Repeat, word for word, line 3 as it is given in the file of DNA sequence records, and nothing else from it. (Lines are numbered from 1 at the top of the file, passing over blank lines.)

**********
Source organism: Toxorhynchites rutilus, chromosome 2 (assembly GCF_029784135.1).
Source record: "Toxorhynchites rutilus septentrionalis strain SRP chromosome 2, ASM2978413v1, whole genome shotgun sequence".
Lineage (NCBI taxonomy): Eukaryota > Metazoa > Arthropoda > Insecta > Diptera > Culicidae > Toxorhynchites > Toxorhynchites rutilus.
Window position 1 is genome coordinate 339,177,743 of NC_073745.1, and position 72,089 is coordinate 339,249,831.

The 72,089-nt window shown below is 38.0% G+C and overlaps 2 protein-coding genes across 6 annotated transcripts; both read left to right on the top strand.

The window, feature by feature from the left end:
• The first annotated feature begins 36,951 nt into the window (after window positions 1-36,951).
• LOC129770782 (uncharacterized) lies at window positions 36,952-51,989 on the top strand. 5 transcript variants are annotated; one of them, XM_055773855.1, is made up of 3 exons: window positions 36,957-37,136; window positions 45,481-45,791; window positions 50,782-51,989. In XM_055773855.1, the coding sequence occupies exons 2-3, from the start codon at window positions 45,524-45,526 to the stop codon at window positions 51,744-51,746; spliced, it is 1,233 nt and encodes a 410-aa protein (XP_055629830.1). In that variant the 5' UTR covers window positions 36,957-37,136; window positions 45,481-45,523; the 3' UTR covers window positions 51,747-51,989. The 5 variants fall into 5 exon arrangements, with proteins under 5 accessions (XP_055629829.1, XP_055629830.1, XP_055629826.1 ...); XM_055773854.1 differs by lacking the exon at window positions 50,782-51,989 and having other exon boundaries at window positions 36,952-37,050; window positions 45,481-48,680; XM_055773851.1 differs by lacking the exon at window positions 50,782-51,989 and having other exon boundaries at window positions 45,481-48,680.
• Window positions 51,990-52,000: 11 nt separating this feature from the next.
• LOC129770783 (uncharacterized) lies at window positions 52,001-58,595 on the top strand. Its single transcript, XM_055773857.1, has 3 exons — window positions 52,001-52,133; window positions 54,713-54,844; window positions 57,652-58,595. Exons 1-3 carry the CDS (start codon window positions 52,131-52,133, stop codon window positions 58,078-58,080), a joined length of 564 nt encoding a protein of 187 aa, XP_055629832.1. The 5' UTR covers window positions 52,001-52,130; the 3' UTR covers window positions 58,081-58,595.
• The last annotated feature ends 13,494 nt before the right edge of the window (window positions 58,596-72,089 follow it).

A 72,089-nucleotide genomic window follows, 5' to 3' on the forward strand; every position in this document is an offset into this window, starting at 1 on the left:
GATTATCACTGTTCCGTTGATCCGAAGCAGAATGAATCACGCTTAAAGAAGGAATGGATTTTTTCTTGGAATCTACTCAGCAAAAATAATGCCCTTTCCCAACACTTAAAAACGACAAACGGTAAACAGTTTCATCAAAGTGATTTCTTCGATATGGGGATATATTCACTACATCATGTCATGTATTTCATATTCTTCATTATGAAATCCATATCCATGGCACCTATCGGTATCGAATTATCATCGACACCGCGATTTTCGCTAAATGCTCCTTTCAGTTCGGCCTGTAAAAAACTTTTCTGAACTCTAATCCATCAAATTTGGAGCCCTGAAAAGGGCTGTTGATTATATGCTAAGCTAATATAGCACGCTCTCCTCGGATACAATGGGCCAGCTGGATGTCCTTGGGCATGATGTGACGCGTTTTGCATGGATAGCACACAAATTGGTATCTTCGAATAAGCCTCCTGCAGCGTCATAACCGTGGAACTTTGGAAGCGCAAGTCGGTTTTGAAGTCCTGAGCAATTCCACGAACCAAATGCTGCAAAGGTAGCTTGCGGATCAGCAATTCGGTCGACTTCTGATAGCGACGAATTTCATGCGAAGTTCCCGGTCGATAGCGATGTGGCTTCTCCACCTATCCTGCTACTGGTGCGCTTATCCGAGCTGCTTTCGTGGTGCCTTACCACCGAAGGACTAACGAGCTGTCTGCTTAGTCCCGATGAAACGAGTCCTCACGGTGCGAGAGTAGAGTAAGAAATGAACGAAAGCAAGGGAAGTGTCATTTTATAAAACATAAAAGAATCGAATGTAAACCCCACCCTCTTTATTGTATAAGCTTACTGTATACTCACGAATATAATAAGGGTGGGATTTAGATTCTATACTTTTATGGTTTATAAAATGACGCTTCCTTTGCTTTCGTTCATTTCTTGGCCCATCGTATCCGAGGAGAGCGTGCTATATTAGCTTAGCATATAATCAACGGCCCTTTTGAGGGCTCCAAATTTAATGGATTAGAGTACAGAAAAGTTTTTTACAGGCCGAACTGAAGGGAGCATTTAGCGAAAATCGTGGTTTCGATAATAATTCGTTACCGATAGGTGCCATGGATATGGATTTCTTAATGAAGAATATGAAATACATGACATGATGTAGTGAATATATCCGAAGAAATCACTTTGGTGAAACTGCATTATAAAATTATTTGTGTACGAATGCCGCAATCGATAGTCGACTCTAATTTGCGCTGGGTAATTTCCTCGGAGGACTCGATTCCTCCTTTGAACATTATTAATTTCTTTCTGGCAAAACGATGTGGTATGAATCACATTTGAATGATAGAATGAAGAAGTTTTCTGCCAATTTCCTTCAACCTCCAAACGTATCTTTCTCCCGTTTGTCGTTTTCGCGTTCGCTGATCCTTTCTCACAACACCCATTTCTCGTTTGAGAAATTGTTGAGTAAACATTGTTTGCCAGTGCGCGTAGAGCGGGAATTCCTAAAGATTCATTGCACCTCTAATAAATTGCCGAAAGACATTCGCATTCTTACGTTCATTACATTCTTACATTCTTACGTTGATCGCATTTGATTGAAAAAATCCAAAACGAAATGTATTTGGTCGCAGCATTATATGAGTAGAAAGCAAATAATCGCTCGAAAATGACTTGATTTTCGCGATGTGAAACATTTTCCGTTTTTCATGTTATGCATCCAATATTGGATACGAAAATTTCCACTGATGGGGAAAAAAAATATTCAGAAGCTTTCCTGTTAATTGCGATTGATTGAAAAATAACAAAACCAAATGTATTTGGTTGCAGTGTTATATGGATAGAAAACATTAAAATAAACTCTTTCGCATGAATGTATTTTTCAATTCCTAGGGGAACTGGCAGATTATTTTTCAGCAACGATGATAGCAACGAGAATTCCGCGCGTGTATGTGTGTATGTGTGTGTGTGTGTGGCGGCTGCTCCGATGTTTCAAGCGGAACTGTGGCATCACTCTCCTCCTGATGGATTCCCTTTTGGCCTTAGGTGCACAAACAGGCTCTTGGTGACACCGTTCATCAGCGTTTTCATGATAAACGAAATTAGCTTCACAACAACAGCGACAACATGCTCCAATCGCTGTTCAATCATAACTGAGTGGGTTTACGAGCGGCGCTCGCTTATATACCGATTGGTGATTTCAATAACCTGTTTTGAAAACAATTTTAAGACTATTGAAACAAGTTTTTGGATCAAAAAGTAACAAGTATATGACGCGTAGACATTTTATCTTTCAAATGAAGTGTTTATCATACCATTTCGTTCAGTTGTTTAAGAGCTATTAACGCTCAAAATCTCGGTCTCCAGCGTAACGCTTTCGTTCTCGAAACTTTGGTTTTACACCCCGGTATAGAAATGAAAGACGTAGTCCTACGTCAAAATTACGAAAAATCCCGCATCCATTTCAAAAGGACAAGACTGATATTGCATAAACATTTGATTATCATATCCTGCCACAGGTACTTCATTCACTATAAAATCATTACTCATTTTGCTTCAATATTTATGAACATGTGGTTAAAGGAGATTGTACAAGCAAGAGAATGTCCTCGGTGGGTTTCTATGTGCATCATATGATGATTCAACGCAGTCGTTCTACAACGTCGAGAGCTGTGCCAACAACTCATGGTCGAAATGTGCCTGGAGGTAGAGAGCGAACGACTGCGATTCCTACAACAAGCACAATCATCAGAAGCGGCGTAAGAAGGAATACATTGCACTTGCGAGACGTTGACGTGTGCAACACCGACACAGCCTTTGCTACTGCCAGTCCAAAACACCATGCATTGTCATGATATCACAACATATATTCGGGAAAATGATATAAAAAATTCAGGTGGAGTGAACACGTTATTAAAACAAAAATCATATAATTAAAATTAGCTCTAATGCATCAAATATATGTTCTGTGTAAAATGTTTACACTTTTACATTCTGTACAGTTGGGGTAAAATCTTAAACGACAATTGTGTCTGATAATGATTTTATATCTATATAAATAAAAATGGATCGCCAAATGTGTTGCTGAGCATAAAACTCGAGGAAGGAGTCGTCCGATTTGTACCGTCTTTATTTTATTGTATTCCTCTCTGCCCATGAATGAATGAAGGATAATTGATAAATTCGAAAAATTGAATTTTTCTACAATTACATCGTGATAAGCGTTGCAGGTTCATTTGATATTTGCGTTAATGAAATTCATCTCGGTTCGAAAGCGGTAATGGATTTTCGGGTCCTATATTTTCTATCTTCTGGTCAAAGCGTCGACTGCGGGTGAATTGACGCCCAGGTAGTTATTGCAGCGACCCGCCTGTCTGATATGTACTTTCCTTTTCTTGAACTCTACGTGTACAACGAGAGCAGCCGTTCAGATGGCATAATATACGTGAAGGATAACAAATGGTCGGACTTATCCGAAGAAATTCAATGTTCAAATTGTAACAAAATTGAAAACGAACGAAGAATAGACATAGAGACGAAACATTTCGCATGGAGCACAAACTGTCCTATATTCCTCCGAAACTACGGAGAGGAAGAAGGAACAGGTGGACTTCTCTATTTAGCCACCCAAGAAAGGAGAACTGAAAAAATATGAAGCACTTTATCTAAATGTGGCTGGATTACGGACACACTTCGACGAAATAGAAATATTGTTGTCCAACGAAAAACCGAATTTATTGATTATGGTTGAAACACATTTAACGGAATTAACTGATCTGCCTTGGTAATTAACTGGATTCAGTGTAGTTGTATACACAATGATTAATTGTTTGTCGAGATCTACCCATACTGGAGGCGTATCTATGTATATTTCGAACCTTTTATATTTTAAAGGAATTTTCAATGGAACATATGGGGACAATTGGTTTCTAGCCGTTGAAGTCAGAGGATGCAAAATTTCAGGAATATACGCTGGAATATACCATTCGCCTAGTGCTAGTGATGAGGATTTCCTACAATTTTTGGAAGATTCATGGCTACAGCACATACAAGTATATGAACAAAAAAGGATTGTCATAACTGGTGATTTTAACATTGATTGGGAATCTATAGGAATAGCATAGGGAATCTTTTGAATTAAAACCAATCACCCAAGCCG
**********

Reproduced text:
Lineage (NCBI taxonomy): Eukaryota > Metazoa > Arthropoda > Insecta > Diptera > Culicidae > Toxorhynchites > Toxorhynchites rutilus.